From Cool to Un-cool to Re-cool: Nehru and Mao tunics in the sixties and post-sixties West

Research output: Chapter in Book/Report/Conference proceedingBook chapterResearchpeer-review

This chapter re-examines the vicissitudes of fashionableness of Nehru and Mao jackets in the 1960s-1970s West. The fashion dynamics of these jackets without lapels and featuring standing or high turn-down military-style collars calls for renewed investigation and a comparative analysis. Although scholarship of their Sino/Indic style antecedents is well developed, misperceptions as to sources and impulses behind their vogue (such as the Beatles’ having made the Nehru jacket popular following their trips to India in 1966/1968 or its having originated with a single celebrity designer like Cassini – or was it Féruch or Cardin?) stand in need of revision. Preliminary probing suggests some initial Nehru- and Mao-jacket awareness via mass circulation journals such as ‘National Geographic’ and ‘Life’. Also noted are stereotype references to the mystique of India and threat of China found in for instance James Bond films and the 1964-65 TV series ‘Jonny Quest’, and going back to ‘Fu Manchu’ yellow peril novels and cinema, and an austere, disciplined, quasi-martial silhouette that lends itself to the generic attire of masterminds and super-villains. How do all these aspects relate to one another? Everything suggests the initially ‘cool’ as opposed to later ‘un-cool’ (and the still later ‘re-cool’) connotations of these jackets have had little to do with their intrinsic qualities as apparel.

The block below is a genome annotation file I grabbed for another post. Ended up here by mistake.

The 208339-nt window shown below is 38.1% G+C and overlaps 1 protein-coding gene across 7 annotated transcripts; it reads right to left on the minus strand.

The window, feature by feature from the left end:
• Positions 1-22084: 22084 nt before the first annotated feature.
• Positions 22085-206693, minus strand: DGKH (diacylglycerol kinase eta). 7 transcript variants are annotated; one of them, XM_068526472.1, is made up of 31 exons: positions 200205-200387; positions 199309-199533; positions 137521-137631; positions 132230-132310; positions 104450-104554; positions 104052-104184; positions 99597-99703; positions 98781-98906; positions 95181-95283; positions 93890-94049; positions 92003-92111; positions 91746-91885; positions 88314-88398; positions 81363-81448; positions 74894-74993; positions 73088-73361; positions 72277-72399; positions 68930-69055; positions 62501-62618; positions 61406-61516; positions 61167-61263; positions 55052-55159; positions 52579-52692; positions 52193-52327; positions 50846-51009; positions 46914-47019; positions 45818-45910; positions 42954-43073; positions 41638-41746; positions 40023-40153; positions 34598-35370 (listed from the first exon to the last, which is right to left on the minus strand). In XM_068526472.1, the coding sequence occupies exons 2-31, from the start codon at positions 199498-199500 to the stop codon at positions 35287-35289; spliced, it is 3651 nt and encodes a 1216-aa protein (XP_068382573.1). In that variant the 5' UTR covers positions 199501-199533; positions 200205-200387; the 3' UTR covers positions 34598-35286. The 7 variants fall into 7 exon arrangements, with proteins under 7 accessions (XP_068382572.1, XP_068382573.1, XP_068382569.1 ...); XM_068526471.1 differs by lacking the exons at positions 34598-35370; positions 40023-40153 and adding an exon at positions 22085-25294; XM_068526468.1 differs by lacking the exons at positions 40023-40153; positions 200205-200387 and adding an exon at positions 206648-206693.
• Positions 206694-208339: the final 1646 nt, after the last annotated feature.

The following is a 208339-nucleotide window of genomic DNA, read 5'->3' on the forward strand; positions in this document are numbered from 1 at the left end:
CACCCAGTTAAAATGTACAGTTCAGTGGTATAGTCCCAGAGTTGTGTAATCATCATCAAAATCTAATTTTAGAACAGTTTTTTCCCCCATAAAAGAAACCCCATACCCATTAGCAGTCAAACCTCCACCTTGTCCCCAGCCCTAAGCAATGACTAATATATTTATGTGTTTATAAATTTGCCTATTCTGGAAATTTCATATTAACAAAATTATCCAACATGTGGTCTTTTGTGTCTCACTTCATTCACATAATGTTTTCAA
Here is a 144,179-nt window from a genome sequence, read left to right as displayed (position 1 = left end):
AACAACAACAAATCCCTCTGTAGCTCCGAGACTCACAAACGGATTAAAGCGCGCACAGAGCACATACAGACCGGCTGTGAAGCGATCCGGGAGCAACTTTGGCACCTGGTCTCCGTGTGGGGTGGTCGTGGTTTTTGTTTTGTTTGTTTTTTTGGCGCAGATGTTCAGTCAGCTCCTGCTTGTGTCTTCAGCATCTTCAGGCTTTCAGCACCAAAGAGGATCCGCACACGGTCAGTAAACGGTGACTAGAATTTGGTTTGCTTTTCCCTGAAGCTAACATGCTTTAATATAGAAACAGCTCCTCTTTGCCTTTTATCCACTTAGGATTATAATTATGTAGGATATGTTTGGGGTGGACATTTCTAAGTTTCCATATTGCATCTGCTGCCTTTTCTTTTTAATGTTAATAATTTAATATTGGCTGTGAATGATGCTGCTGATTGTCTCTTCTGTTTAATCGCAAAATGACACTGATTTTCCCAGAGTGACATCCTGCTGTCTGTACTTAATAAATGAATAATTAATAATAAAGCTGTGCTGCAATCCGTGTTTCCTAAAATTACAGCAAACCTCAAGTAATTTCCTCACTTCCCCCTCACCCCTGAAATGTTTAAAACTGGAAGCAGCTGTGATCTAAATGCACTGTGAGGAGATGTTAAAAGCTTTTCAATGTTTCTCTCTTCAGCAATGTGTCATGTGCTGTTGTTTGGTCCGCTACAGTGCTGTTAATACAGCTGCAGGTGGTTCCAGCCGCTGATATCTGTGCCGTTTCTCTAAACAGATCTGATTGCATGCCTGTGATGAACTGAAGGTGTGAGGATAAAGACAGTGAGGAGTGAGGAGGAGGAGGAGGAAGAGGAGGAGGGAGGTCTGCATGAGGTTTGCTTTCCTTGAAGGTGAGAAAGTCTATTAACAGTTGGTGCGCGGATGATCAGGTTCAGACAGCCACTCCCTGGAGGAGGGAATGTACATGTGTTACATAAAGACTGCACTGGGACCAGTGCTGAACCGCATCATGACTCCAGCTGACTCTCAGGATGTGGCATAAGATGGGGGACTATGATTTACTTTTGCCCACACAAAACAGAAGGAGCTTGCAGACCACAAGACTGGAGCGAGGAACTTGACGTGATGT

Original languageEnglish
Title of host publicationGlobal Textile Encounters
EditorsMarie-Louise Nosch, Zhao Feng, Lotika Varadarajan
Number of pages10
Place of PublicationOxford
PublisherOxbow Books
Publication date2014
ISBN (Print)978-1-78297-735-3
ISBN (Electronic)978-1-78297-736-0
Publication statusPublished - 2014
Seriesancient textiles series

ID: 129016850